Renault Zoe buying guide
BUYING GUIDE This affordably priced electric car makes a genuinely usable alternative to a petrol-engined small hatchback In production 2013-present Price from £5000 Our favourite Q90 ZE40 Dynamique Nav
Practical electric motoring from £5000
MANY PEOPLE LIKE the idea of an electric car but won’t commit because of the costs involved and fears over range and battery life. So when it came out in 2013, the Renault Zoe aimed to dispel these worries by being reasonably priced, offering the option of leasing the battery rather than buying it as part of the car and having a longer range than most of its rivals.
WHAT’S IT LIKE?
The Zoe was designed from the ground up as an electric car, rather than adapted from a regular model. Inside, it proves a very usable runabout, with plenty of space for people and luggage.
On the road, it’s nippy and extremely quiet. The ride is pretty comfy, too, although it does become a little less settled at higher speeds. And because the Zoe has light steering and a single-speed gearbox, it’s easy to drive. The only unusual aspect is regenerative braking – the car slowing as you come off the accelerator.
HOW MUCH WILL IT COST?
From new, you can either buy the car and lease the battery for a monthly fee or, for more money, buy the car and battery together. However, any problems with the battery once the four-year warranty ends are the owner’s problem and replacements can be prohibitively expensive. For those who lease, Renault will replace the battery if it drops below 75% of its original performance. Most used Zoes will therefore come with the leasing option, the cost of which depends on your mileage
‘From a 7kw home charger, a full charge from empty takes about eight hours’
and how long you want your contract to be. Expect to pay £49 per month for up to 4500 miles annually on an early car with the 22kwh battery, or as much as £110 per month for unlimited mileage on newer ZE40 models.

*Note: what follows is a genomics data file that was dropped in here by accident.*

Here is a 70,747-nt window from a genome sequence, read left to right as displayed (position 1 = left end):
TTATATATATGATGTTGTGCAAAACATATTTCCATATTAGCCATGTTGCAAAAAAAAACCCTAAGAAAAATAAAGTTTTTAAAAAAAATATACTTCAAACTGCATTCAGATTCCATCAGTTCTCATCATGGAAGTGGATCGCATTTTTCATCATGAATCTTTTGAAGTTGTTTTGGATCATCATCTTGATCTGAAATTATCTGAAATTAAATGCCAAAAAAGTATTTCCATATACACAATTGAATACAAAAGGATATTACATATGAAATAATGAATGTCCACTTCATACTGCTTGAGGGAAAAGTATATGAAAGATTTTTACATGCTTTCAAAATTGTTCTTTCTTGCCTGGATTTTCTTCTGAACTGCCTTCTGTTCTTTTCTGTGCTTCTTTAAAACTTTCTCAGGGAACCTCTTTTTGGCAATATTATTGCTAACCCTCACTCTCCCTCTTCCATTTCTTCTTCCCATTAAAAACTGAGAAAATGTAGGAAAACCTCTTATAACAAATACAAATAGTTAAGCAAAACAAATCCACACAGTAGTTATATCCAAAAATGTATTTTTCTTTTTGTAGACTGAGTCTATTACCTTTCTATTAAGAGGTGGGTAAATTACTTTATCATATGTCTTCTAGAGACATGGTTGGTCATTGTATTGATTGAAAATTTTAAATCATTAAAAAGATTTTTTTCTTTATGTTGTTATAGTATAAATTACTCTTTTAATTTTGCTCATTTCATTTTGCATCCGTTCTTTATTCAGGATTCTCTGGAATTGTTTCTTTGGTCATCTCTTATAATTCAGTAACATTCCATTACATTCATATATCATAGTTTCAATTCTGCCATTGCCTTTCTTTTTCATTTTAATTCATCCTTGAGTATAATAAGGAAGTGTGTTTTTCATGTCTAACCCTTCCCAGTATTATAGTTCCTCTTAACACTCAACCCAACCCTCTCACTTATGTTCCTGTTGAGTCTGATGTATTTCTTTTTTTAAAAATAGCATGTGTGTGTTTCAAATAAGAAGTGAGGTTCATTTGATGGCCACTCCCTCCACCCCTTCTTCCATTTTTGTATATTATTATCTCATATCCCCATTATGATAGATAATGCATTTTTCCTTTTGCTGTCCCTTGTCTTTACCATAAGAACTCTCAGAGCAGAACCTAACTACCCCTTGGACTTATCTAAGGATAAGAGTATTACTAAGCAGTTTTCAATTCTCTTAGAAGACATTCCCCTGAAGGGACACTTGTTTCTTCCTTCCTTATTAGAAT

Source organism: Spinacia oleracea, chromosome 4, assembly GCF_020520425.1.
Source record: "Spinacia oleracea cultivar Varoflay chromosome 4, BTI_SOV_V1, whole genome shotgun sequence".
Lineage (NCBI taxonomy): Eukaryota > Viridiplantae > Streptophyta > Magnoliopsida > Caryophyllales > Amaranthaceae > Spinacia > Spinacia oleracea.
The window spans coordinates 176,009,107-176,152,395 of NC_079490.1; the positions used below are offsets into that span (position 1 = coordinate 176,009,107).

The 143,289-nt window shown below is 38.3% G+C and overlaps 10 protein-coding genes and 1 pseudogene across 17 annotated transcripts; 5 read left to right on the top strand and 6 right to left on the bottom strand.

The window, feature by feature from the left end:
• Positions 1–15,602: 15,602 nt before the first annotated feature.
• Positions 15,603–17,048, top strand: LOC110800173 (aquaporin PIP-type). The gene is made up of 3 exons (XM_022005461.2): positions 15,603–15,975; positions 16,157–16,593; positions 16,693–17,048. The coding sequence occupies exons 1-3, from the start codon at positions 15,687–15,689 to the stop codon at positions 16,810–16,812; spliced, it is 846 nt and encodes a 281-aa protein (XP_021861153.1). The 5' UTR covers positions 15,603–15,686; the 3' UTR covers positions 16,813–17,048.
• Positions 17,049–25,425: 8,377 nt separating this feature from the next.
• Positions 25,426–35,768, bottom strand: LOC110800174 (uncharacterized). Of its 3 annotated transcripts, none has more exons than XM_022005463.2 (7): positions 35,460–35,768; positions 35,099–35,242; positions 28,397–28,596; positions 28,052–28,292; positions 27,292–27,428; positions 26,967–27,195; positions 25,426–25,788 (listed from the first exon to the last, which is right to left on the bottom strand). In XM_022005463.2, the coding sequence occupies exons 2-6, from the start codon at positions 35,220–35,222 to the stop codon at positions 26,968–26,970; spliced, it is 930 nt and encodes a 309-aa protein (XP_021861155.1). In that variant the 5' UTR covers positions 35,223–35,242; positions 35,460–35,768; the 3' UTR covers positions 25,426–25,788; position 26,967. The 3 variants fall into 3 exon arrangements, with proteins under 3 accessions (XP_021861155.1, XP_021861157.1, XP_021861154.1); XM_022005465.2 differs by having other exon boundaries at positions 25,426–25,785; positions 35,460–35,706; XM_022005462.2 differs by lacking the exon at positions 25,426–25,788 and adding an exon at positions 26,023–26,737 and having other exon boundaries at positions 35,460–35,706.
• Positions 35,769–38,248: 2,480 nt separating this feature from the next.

Prices for the oldest Zoes start at around £5000. Up that to £6000 and you’ll find plenty of good, clean used 2015 models, while £7000 is about the starting point for 2016 cars. Cars with the batteries included, rather than on lease, carry a small premium.
A full charge of the Zoe costs far less than a tank of fuel, at just £3. From a 7kw home charger, set up in your garage or driveway, a full charge takes about eight hours. Renault provides buyers of new Zoes with a Chargemaster wallbox, but you’ll have to buy one from a third party if you get a used car. Pod Point quotes £359 for purchase and installation.
A full charge from a 22kw charging point – the type usually found at offices – takes 2hr 40min. The pricier Quick Charge (Q90) Zoe can be topped up to 80% from empty in just 1hr 5min from a 43kw public rapid charger.
Zoes with the original 22kwh battery – and the current entry-level Expression Nav model, which continues to use this – have a claimed maximum range of 150 miles. Post-2016 cars with the 41kwh battery (ZE40) claim a maximum of 250 miles, although Renault admits that 174 miles is more realistic, with this dropping to 112 miles in winter. The Q90 has a slightly shorter official range of 230 miles.
As a zero-emissions car, the Zoe is exempt from road tax and London’s Congestion Charge.
Servicing is needed every 12 months or 18,000 miles. Check-ups alternate between minor and major, which cost £79 and £160 respectively at a franchised Renault dealer.
WHAT SHOULD I LOOK FOR?
Despite its lack of an engine and associated mechanicals, the Zoe still has a number of things that can cause problems. Some owners have complained of rattles when driving over rougher roads. This is probably down to too much play in the tailgate’s lock or hinges. And in earlier cars, some found the light-coloured dashboard to reflect in the windscreen. There have also been reports of short range and intermittent cutting out of the wallbox charger.
The Zoe achieved a below-average score for electric cars in our latest Reliability Survey, with the main issues highlighted including broken heaters and climate control systems.
From new, the Zoe had a four-year, 100,000mile warranty. European roadside assistance was included for the length of the battery lease contract, or for three years (plus a fourth year of UK assistance) if the battery was purchased.
WHICH ONE SHOULD I BUY?
We’d recommend you go for a battery-lease car in order to keep your back covered. We’d also go for a post-2016 car in second-rung Dynamique Nav trim to get the better 41kwh battery. As a bonus, this adds a DAB radio and rear parking sensors to the Zoe’s already generous standard kit. Range-topping Signature Nav adds leather seats and a rear-view camera, but it’s pricey.
Driver sits up high, but there’s still plenty of head room
Rear leg room is tight for adults if those in front are tall
7.0in touchscreen with sat-nav and Bluetooth is standard
GOOD Low running costs Quiet and easy to drive Usable range BAD So-so performance Niggling issues Climate control came as standard on every trim level
The Zoe is slightly longer and taller than Renault’s conventionally powered Clio small hatchback